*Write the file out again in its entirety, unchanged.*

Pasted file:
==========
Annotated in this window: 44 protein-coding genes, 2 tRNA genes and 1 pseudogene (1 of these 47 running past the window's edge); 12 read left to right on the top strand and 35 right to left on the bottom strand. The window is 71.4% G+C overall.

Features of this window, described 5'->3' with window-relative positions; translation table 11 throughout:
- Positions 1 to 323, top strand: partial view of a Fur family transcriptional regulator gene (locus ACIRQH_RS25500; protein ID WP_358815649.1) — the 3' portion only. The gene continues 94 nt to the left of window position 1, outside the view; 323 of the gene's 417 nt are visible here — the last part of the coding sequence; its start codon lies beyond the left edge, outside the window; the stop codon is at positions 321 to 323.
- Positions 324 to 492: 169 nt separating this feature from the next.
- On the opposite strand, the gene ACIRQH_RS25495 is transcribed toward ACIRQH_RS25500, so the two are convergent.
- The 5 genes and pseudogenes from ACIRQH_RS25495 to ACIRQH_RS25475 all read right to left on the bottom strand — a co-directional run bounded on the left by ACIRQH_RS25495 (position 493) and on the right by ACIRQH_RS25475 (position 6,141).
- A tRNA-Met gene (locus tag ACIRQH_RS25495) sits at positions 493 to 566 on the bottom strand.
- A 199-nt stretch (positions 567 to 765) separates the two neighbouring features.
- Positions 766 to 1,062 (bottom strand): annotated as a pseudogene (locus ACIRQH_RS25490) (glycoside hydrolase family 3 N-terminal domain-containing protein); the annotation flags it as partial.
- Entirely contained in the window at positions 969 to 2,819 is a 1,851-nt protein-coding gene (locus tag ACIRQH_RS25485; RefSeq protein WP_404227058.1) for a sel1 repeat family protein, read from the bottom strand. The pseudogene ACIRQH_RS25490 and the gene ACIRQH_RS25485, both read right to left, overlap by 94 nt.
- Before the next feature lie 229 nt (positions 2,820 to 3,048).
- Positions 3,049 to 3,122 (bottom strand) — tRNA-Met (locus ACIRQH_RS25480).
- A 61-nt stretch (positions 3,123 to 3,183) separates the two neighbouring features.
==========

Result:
Annotated in this window: 44 protein-coding genes, 2 tRNA genes and 1 pseudogene (1 of these 47 running past the window's edge); 12 read left to right on the top strand and 35 right to left on the bottom strand. The window is 71.4% G+C overall.

Features of this window, described 5'->3' with window-relative positions; translation table 11 throughout:
- Positions 1 to 323, top strand: partial view of a Fur family transcriptional regulator gene (locus ACIRQH_RS25500; protein ID WP_358815649.1) — the 3' portion only. The gene continues 94 nt to the left of window position 1, outside the view; 323 of the gene's 417 nt are visible here — the last part of the coding sequence; its start codon lies beyond the left edge, outside the window; the stop codon is at positions 321 to 323.
- Positions 324 to 492: 169 nt separating this feature from the next.
- On the opposite strand, the gene ACIRQH_RS25495 is transcribed toward ACIRQH_RS25500, so the two are convergent.
- The 5 genes and pseudogenes from ACIRQH_RS25495 to ACIRQH_RS25475 all read right to left on the bottom strand — a co-directional run bounded on the left by ACIRQH_RS25495 (position 493) and on the right by ACIRQH_RS25475 (position 6,141).
- A tRNA-Met gene (locus tag ACIRQH_RS25495) sits at positions 493 to 566 on the bottom strand.
- A 199-nt stretch (positions 567 to 765) separates the two neighbouring features.
- Positions 766 to 1,062 (bottom strand): annotated as a pseudogene (locus ACIRQH_RS25490) (glycoside hydrolase family 3 N-terminal domain-containing protein); the annotation flags it as partial.
- Entirely contained in the window at positions 969 to 2,819 is a 1,851-nt protein-coding gene (locus tag ACIRQH_RS25485; RefSeq protein WP_404227058.1) for a sel1 repeat family protein, read from the bottom strand. The pseudogene ACIRQH_RS25490 and the gene ACIRQH_RS25485, both read right to left, overlap by 94 nt.
- Before the next feature lie 229 nt (positions 2,820 to 3,048).
- Positions 3,049 to 3,122 (bottom strand) — tRNA-Met (locus ACIRQH_RS25480).
- A 61-nt stretch (positions 3,123 to 3,183) separates the two neighbouring features.